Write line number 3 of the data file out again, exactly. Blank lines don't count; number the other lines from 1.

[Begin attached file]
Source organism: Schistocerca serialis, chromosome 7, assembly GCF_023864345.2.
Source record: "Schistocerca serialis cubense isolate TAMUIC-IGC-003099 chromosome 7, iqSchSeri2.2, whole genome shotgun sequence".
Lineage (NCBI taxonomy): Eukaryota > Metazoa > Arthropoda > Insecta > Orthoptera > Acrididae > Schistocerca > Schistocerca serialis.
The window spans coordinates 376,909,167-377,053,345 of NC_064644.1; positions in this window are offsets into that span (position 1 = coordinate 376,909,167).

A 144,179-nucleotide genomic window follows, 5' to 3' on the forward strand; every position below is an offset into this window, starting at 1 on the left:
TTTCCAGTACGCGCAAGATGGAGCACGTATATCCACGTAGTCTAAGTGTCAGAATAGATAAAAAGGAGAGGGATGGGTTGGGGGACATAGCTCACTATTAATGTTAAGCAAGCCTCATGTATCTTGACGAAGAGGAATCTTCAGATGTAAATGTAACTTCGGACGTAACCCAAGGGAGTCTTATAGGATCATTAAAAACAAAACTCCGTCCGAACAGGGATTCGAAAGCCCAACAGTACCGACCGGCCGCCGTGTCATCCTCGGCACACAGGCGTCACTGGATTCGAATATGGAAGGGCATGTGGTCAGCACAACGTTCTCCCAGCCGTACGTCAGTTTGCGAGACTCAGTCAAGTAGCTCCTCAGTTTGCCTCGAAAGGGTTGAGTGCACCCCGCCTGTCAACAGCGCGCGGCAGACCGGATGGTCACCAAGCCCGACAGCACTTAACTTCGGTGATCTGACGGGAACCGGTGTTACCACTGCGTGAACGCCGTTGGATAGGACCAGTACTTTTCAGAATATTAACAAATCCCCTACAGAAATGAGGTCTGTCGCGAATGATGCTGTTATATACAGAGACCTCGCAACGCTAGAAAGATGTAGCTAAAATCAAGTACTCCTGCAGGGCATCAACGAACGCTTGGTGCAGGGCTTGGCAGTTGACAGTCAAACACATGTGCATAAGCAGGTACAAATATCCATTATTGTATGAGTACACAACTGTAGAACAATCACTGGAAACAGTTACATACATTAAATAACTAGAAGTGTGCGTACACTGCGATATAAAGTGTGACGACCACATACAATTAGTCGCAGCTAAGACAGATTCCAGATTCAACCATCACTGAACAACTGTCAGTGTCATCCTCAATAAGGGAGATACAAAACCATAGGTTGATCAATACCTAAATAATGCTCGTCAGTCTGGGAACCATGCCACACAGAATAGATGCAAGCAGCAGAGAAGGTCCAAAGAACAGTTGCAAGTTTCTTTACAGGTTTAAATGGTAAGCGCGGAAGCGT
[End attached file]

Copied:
Lineage (NCBI taxonomy): Eukaryota > Metazoa > Arthropoda > Insecta > Orthoptera > Acrididae > Schistocerca > Schistocerca serialis.